We measure our sport in numbers. A silly concept, really, but it's what we've got, and I've come to accept that. However, as an individual, I reserve the right to measure my own progressions however the hell I want to, and often times, the numbers don't quite reflect what I know to be the truth.
This past winter, for the first time ever, I focused my efforts on doing hard boulders. I hadn't climbed V10, and I wanted to, because the number represented the next level in my progression. Coming off of major shoulder surgery less than 9 months earlier, I trained using our Kettlebells for Climbers plan (see link at end of post), rings, and very short, very difficult boulders. I zeroed in on tension moves that required me to full crimp, since that is by far my weakest grip. Quickly, I climbed my first V10, albeit a soft one, (nothing wrong with soft grades - without them there couldn't be stiff grades!) called "Honeycomb Roof" in Dayton, Tennessee.
That wasn't enough. I trained more. The next month, in two quick sessions, I sent my next V10, "Hustle and Flow" at The Hospital Boulders in Alabama.
Still, I felt my progression hadn't necessarily been reflected. I had climbed two V10's, and while that was a new level for me, I knew I could do more. V11? Maybe, and I will, but there was a harder (for me) V10 that needed to be next.
"Smoke Signals." Red River Gorge.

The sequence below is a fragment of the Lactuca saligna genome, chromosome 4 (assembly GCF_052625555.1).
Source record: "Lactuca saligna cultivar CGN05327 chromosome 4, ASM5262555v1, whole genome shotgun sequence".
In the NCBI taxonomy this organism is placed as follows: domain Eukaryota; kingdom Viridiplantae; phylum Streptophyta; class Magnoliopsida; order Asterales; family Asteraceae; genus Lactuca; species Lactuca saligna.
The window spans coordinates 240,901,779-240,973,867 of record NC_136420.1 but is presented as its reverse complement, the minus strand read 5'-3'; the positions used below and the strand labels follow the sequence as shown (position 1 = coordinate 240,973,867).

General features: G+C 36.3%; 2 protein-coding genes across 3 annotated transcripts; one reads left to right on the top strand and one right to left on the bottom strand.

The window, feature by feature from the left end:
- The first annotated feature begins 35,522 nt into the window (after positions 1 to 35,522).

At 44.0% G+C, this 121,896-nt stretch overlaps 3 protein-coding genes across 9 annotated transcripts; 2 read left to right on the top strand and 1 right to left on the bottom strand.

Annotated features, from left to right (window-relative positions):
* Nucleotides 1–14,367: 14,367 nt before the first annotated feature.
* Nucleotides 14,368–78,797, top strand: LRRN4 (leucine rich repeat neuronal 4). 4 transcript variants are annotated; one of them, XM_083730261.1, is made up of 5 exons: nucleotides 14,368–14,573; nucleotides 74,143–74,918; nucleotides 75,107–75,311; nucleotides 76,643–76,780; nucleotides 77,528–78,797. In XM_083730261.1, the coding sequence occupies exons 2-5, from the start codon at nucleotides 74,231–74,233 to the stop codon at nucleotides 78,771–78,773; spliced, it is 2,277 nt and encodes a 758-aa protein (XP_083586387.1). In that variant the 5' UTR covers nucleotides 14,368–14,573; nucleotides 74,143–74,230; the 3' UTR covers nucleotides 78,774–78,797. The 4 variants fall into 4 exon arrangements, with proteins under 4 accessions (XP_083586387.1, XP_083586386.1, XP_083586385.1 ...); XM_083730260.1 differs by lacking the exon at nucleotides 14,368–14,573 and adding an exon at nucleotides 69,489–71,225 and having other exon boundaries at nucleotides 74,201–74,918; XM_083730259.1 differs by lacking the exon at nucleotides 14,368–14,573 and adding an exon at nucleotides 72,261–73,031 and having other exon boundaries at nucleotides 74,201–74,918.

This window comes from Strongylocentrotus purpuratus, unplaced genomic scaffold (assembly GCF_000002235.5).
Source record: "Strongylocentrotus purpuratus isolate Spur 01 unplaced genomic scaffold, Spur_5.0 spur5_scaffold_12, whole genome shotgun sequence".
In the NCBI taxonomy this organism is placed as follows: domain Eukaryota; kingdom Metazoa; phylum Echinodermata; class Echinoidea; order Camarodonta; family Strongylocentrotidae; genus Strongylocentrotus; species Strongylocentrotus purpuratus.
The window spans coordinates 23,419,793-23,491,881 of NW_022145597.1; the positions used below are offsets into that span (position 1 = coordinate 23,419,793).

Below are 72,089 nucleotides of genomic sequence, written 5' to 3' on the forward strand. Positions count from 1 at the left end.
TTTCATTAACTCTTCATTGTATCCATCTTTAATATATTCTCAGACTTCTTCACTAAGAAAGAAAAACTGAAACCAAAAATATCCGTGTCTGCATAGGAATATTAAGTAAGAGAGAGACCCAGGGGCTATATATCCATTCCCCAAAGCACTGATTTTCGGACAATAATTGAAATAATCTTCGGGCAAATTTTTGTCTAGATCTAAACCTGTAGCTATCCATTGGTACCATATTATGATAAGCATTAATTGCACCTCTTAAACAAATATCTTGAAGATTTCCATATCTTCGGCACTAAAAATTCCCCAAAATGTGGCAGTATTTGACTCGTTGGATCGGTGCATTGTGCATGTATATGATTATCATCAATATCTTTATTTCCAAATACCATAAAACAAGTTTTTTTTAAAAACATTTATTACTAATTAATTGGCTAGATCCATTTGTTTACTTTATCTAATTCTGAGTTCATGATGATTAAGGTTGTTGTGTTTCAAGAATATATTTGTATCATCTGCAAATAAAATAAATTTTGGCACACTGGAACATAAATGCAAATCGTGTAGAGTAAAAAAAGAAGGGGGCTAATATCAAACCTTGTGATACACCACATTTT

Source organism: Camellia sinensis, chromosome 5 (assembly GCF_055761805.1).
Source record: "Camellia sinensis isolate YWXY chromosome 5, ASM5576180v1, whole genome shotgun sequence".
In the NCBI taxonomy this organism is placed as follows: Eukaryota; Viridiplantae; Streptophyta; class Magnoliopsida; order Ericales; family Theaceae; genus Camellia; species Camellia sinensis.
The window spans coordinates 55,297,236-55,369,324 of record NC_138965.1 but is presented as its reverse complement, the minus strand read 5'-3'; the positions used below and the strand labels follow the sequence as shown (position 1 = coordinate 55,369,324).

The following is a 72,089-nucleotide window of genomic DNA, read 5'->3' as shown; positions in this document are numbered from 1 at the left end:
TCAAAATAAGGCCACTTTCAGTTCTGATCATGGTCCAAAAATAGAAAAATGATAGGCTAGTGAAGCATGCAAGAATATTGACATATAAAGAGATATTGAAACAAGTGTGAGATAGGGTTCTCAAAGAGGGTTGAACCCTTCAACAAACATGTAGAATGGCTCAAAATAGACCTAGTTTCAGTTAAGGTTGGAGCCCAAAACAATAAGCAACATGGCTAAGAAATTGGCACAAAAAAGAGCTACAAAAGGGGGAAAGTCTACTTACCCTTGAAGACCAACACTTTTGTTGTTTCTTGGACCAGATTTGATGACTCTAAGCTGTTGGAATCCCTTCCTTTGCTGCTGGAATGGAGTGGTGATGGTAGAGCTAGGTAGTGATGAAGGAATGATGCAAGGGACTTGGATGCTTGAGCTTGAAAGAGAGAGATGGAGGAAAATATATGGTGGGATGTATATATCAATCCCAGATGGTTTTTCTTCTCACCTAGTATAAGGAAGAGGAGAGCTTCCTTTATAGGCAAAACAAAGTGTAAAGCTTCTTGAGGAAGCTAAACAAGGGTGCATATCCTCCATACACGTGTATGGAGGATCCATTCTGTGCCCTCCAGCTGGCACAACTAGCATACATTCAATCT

I had tried it prior to injuring my shoulder, and couldn't do several of the moves. It was going to push my shoulder to its limits, so I approached with caution and reverence. Slowly it revealed its secrets, and I made steady progress.
I pulled on to work the initial moves, the hardest for me, and before I knew it, I was facing the final big move, the one that most threatened to dangerously disengage my shoulder. I breathed. I tightened my core. I believed. I executed.
I was on top.
My third V10. Same number, big progression.
We use numbers to measure our sport. I'll use perspective to measure my progress.
Featured Training Plan:
Check out our Kettlebells for Climbers plan that I used to prepare for V10. It's a great introduction to a versatile training tool that you can begin using with only a small investment, and virtually no loss of space. If you're interested in hearing more about kettlebells and how they can help your climbing, be sure to listen to my talk with Paul Corsaro, co-author of the plan.